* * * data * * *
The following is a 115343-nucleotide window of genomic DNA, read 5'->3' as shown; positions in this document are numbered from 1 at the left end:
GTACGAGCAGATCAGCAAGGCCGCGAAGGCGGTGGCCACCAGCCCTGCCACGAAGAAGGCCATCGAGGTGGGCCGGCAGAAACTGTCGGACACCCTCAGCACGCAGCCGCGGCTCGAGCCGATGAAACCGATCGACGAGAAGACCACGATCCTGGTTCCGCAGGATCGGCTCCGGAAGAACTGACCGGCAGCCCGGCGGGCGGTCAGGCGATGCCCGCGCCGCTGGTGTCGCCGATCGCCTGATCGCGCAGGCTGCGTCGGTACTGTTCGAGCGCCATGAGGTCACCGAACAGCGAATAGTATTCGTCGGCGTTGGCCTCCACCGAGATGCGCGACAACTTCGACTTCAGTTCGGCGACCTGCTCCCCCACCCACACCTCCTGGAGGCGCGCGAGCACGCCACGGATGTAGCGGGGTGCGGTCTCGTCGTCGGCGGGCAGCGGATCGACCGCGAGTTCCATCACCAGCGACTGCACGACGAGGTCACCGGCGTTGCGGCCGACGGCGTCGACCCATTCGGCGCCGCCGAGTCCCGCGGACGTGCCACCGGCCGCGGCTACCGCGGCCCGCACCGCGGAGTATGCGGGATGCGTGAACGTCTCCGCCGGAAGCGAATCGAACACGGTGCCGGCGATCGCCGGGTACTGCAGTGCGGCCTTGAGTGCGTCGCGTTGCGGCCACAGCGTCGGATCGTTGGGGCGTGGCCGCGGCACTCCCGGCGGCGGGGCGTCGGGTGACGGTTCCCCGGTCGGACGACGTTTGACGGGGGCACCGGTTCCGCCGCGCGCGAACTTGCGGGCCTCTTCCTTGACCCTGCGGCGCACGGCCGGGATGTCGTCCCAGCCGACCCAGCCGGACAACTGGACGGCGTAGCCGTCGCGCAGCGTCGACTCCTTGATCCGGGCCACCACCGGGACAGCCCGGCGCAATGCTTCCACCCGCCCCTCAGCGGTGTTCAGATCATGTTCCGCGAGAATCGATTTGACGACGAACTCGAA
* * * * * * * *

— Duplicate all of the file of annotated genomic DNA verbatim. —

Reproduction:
The following is a 115343-nucleotide window of genomic DNA, read 5'->3' as shown; positions in this document are numbered from 1 at the left end:
GTACGAGCAGATCAGCAAGGCCGCGAAGGCGGTGGCCACCAGCCCTGCCACGAAGAAGGCCATCGAGGTGGGCCGGCAGAAACTGTCGGACACCCTCAGCACGCAGCCGCGGCTCGAGCCGATGAAACCGATCGACGAGAAGACCACGATCCTGGTTCCGCAGGATCGGCTCCGGAAGAACTGACCGGCAGCCCGGCGGGCGGTCAGGCGATGCCCGCGCCGCTGGTGTCGCCGATCGCCTGATCGCGCAGGCTGCGTCGGTACTGTTCGAGCGCCATGAGGTCACCGAACAGCGAATAGTATTCGTCGGCGTTGGCCTCCACCGAGATGCGCGACAACTTCGACTTCAGTTCGGCGACCTGCTCCCCCACCCACACCTCCTGGAGGCGCGCGAGCACGCCACGGATGTAGCGGGGTGCGGTCTCGTCGTCGGCGGGCAGCGGATCGACCGCGAGTTCCATCACCAGCGACTGCACGACGAGGTCACCGGCGTTGCGGCCGACGGCGTCGACCCATTCGGCGCCGCCGAGTCCCGCGGACGTGCCACCGGCCGCGGCTACCGCGGCCCGCACCGCGGAGTATGCGGGATGCGTGAACGTCTCCGCCGGAAGCGAATCGAACACGGTGCCGGCGATCGCCGGGTACTGCAGTGCGGCCTTGAGTGCGTCGCGTTGCGGCCACAGCGTCGGATCGTTGGGGCGTGGCCGCGGCACTCCCGGCGGCGGGGCGTCGGGTGACGGTTCCCCGGTCGGACGACGTTTGACGGGGGCACCGGTTCCGCCGCGCGCGAACTTGCGGGCCTCTTCCTTGACCCTGCGGCGCACGGCCGGGATGTCGTCCCAGCCGACCCAGCCGGACAACTGGACGGCGTAGCCGTCGCGCAGCGTCGACTCCTTGATCCGGGCCACCACCGGGACAGCCCGGCGCAATGCTTCCACCCGCCCCTCAGCGGTGTTCAGATCATGTTCCGCGAGAATCGATTTGACGACGAACTCGAA